Public companies offered investors optimism about projects in global energy and petrochemical markets moving forward in the next 12 to 18 months, particularly in North America.However, executives at a Credit Suisse-sponsored industry-sector conference in Manhattan on June 6 voiced caution about how tighter labor availability could affect pay rates, margins and contract preferences.
"We expect steady improvement in awards in 2013, building momentum into 2014," said Jamie Cook, Credit Suisse's E&C sector leader. Firms said contract awards on two liquefied-natural-gas projects in Texas and British Columbia would move forward this year, with two more in unspecified North American locations in 2014. Peter Oosterveer, president of Fluor Corp.'s energy-and-chemicals group, said the contractor has partnered with Japan-based JGC Corp. for Canada's Kitimat LNG project and others, which he would not disclose, in the U.S.
Cook also foresees awards for "at least two" ethylene-cracker production facilities to move forward within the next three to six months and another two to four next year. Oosterveer noted 10 global projects on the firm's radar, about half in the U.S. Foster Wheeler Corp. CEO Kent Masters says mining is not a "hot market at the moment," but he predicts a resurgence. "Cycles are never perfect," he said. KBR Corp. is boosting partnering arrangements with Korean contractors to seek growing opportunities in floating LNG projects, said CEO William Utt.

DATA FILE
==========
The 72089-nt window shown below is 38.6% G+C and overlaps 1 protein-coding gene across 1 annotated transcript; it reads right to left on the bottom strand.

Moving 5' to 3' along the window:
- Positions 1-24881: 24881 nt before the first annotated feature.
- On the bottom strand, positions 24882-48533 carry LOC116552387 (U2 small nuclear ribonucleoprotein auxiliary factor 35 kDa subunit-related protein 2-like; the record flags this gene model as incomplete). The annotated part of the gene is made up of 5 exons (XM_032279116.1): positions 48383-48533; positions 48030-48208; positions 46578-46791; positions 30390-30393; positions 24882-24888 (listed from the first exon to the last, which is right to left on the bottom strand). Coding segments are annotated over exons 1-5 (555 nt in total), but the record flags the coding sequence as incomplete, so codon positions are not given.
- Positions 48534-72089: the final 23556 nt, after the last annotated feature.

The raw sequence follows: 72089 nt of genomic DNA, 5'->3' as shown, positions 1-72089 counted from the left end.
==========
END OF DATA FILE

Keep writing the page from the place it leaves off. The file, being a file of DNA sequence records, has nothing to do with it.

But executives acknowledged tightening craft-labor markets, along the Gulf Coast, in particular, and in Canada and Australia. "We were holding fixed-price contracts as wages rose," said Utt, in reference to recent charges against earnings on some projects. William Lingard, new chief operating officer of URS Corp. and former CEO of its recent energy acquisition, said about 10% of its workforce in western Canada are temporary employees from Poland, the U.K. and the Philippines. He expects the firm's oil-and-gas workforce to rise to 13,000 this year from 10,000 last year and notes 600 positions still to be filled.
According to Cook, wage rates are rising about 6% to 8%. She says Jacobs Engineering "just started raising salaries over the past six to 12 months. If market strength continues, [the firm] could get back to biannual price increases." Added Utt, "the labor issues on the Gulf Coast will radiate to the rest of the U.S."
While the labor squeeze will generate a push for contractors to seek more cost-plus contracts, Oosterveer said global oil firms appear to be favoring lump-sum awards. But according to Cook, "Another contractor noted on a problem project that it was able to renegotiate so that the customer has skin in the game." Acquisition fever may cool in some quarters as firms push more organic growth. Steve Kadenacy, AECOM chief financial officer, said the firm was not looking to get into process work but "would love to provide more infrastructure to support it."